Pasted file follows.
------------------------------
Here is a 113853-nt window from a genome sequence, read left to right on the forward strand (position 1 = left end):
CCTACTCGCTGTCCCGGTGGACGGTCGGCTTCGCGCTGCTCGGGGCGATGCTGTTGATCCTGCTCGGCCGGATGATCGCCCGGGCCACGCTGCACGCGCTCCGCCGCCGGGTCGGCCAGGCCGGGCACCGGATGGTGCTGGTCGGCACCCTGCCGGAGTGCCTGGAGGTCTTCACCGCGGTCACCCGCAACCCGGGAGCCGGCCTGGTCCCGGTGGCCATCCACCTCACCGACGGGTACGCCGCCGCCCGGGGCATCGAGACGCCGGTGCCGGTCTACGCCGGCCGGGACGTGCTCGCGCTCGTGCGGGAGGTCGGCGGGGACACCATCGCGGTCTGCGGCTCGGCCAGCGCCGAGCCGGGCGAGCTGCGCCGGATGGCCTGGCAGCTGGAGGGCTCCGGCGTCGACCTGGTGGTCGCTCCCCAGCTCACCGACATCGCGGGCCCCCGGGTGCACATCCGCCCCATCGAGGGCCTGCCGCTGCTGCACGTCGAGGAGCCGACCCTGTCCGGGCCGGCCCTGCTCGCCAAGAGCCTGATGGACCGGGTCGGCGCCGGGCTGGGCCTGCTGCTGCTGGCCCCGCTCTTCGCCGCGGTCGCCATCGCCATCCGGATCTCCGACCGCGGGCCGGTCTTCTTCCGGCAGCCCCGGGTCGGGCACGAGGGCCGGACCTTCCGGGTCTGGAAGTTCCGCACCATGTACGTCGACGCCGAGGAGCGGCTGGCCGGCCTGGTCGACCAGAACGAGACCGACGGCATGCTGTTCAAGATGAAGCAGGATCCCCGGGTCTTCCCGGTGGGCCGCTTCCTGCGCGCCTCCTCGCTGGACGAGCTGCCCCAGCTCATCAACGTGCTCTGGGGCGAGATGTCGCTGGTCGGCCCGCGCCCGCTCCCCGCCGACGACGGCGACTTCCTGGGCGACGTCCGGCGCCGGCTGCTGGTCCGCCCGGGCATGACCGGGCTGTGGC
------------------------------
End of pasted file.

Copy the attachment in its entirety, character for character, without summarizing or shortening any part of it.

Here is a 113853-nt window from a genome sequence, read left to right on the forward strand (position 1 = left end):
CCTACTCGCTGTCCCGGTGGACGGTCGGCTTCGCGCTGCTCGGGGCGATGCTGTTGATCCTGCTCGGCCGGATGATCGCCCGGGCCACGCTGCACGCGCTCCGCCGCCGGGTCGGCCAGGCCGGGCACCGGATGGTGCTGGTCGGCACCCTGCCGGAGTGCCTGGAGGTCTTCACCGCGGTCACCCGCAACCCGGGAGCCGGCCTGGTCCCGGTGGCCATCCACCTCACCGACGGGTACGCCGCCGCCCGGGGCATCGAGACGCCGGTGCCGGTCTACGCCGGCCGGGACGTGCTCGCGCTCGTGCGGGAGGTCGGCGGGGACACCATCGCGGTCTGCGGCTCGGCCAGCGCCGAGCCGGGCGAGCTGCGCCGGATGGCCTGGCAGCTGGAGGGCTCCGGCGTCGACCTGGTGGTCGCTCCCCAGCTCACCGACATCGCGGGCCCCCGGGTGCACATCCGCCCCATCGAGGGCCTGCCGCTGCTGCACGTCGAGGAGCCGACCCTGTCCGGGCCGGCCCTGCTCGCCAAGAGCCTGATGGACCGGGTCGGCGCCGGGCTGGGCCTGCTGCTGCTGGCCCCGCTCTTCGCCGCGGTCGCCATCGCCATCCGGATCTCCGACCGCGGGCCGGTCTTCTTCCGGCAGCCCCGGGTCGGGCACGAGGGCCGGACCTTCCGGGTCTGGAAGTTCCGCACCATGTACGTCGACGCCGAGGAGCGGCTGGCCGGCCTGGTCGACCAGAACGAGACCGACGGCATGCTGTTCAAGATGAAGCAGGATCCCCGGGTCTTCCCGGTGGGCCGCTTCCTGCGCGCCTCCTCGCTGGACGAGCTGCCCCAGCTCATCAACGTGCTCTGGGGCGAGATGTCGCTGGTCGGCCCGCGCCCGCTCCCCGCCGACGACGGCGACTTCCTGGGCGACGTCCGGCGCCGGCTGCTGGTCCGCCCGGGCATGACCGGGCTGTGGC